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How to Build an Autism-Friendly Website

Written by Ben Leach on

More than 700,000 in the UK alone are autistic, which is more than 1 in 100. Making sure your website is designed with this users in mind not only increases usability for them, but across the board.

Autism has no nationality or cultural barrier and will affect people from all walks of life. On Autism Awareness Day, we’re investigating the things that businesses can do to make the online experience of those with autism a little easier. How can you build your autism-friendly website to better reflect the needs of those on the autism spectrum?

What is autism?

First of all, it’s important to understand what autism is, and how it affects people. Autism is a spectrum condition, a lifelong developmental disability, that affects how people perceive their surroundings and interact with people around them. Whilst no autistic person is the same, each person varies in condition and severity, they have a number of similar traits.

Many autistic people say that they feel as though the world is overwhelming, which can lead to a significant amount of anxiety. In particular, understanding and relating to other people can be a challenge, making everyday social situations an overwhelming experience.

How is autism diagnosed

There are a number of ways that autism is diagnosed, based on a number of factors that are thought to be the main symptoms of autism:

  • Social communication – many autistic people have difficulty with understanding facial expressions, tone of voice and jokes/sarcasm. It is sometimes difficult for them to understand the direction of the conversation and what is intended by the other person.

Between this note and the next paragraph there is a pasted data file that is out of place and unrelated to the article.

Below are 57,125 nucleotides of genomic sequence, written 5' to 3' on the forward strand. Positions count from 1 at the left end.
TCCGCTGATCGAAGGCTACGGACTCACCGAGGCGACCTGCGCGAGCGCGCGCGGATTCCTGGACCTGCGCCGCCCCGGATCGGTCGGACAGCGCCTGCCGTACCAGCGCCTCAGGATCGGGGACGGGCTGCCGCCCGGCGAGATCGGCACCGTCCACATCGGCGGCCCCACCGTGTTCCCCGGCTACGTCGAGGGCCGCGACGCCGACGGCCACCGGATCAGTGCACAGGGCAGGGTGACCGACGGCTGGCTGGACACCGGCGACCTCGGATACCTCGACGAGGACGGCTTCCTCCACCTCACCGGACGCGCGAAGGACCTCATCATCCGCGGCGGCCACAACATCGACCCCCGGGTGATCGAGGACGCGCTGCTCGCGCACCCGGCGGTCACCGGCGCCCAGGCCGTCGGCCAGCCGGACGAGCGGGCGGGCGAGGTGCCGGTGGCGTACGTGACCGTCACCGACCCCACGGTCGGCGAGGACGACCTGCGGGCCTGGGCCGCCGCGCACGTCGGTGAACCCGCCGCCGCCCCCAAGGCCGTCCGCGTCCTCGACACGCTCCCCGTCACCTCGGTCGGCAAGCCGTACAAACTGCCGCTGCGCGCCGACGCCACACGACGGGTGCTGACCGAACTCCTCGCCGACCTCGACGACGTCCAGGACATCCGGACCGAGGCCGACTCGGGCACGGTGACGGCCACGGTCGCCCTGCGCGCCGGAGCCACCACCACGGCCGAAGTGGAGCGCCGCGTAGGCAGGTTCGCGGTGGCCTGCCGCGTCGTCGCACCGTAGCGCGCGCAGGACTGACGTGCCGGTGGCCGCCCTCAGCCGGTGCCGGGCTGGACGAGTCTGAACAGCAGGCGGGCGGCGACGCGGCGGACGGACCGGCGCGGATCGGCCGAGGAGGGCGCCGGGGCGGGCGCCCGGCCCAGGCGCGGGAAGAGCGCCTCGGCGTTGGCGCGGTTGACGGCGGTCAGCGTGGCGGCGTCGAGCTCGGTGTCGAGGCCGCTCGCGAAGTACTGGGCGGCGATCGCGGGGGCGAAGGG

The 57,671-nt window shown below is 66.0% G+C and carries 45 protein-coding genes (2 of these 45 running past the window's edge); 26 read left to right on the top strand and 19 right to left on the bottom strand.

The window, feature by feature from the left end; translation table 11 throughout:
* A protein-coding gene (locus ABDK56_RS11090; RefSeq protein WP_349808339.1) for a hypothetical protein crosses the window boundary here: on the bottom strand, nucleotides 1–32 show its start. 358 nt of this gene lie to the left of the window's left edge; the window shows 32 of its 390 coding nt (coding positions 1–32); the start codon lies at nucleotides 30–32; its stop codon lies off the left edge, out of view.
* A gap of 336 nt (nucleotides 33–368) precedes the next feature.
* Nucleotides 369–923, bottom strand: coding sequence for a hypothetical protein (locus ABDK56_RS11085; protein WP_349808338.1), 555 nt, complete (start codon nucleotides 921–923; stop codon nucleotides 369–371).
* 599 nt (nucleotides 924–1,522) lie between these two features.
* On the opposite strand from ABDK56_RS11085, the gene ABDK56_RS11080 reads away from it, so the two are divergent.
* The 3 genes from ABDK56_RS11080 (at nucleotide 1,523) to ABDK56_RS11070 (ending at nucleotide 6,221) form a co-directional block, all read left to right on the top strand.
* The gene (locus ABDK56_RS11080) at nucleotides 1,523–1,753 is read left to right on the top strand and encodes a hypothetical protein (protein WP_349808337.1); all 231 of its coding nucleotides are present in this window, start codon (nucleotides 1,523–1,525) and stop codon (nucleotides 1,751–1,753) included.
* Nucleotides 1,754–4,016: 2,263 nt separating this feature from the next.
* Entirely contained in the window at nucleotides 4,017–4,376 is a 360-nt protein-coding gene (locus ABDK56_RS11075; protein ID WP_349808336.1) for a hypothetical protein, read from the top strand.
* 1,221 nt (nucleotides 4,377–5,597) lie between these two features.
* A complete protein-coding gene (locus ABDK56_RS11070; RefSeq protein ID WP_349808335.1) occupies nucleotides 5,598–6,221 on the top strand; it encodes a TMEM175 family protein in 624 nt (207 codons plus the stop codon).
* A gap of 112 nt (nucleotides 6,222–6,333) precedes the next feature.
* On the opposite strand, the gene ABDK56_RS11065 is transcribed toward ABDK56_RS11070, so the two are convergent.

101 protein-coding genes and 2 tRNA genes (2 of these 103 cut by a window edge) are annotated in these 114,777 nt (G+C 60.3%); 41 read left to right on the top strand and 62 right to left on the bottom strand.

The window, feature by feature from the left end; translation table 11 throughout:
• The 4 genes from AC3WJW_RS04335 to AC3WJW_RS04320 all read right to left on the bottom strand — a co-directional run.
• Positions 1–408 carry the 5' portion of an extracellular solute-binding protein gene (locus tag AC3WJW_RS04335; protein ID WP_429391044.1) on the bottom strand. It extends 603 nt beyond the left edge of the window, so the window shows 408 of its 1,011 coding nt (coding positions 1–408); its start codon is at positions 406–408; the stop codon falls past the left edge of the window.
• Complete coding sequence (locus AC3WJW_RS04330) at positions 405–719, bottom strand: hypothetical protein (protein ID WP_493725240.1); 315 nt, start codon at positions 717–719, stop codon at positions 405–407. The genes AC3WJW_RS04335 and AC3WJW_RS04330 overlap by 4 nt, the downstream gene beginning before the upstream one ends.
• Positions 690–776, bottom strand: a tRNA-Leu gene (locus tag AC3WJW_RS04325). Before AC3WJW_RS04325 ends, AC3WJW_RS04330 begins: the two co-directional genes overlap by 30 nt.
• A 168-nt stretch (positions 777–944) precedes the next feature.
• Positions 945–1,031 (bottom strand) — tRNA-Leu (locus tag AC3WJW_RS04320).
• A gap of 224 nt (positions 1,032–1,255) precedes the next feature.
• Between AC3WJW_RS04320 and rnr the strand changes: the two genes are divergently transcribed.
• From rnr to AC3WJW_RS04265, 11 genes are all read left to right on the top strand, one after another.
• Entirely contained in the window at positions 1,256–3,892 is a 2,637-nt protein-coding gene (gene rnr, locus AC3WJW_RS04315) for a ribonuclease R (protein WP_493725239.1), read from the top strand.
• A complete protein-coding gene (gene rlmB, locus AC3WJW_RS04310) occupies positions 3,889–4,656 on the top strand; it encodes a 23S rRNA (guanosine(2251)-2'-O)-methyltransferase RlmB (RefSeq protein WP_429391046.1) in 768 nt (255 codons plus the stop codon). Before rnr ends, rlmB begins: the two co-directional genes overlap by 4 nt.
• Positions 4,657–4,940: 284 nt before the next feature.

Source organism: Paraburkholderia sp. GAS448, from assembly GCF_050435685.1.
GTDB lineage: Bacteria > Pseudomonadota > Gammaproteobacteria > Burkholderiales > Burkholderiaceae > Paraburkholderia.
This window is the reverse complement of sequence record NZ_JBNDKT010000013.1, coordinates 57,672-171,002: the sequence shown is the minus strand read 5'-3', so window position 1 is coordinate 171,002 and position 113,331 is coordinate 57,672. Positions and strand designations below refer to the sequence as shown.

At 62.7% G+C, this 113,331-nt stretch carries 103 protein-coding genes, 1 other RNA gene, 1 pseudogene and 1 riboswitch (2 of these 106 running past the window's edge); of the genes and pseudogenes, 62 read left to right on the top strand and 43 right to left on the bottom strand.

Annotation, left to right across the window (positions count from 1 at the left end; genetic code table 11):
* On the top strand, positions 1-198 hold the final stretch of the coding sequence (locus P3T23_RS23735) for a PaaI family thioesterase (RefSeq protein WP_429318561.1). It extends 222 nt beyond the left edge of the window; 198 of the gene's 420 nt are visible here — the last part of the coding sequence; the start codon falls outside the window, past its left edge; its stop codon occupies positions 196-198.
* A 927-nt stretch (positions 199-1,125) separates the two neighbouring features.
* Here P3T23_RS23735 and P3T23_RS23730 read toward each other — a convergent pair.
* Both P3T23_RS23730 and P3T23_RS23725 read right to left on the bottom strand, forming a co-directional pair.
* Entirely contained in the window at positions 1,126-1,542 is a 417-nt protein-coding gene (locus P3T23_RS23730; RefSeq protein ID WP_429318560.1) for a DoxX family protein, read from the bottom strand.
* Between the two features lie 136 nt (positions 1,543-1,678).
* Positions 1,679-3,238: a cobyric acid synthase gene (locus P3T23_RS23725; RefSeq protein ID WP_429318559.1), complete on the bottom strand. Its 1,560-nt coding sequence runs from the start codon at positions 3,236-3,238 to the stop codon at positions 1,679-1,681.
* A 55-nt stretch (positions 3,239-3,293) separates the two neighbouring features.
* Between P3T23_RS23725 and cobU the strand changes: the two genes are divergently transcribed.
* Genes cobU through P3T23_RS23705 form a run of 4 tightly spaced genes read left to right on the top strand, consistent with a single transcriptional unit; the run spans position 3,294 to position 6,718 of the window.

• Social interaction – autism can make it difficult to read other people and have empathy or sympathy, this can often come across as them being insensitive. They also may seek out time alone, not seek comfort from other people and perhaps do things that would be perceived as strange to others.
  • Repetitive behaviour – The world can seem like a very confusing and overwhelming place for people with autism, this means that to keep them at ease, they commonly use repetitive methods. People on the autism spectrum will not like change but are often more receptive to change if it’s planned well in advance.
  • Highly-focused interests – Many autistic people have intense and highly-focused interests, often from a young age, and can be anything from football or music, to cars or computers.
  • Sensory sensitivity – A lot of autistic people can experience over- or under-sensitivity to sounds, touch, taste, smell, light, colour, temperature or pain. What may seem like a slight inconvenience to those not on the spectrum, it may be a huge distracting or aggravating inconvenience to those with autism.

Making your autism-friendly website

Sensory issues

As mentioned above, those who are on the autism spectrum can often have heightened sensitivity to sensory triggers. It’s important to ensure that your website:

  • Is uncluttered and is fairly simplistic in design
  • Is set up so that any movement that is not triggered by the user can be stopped.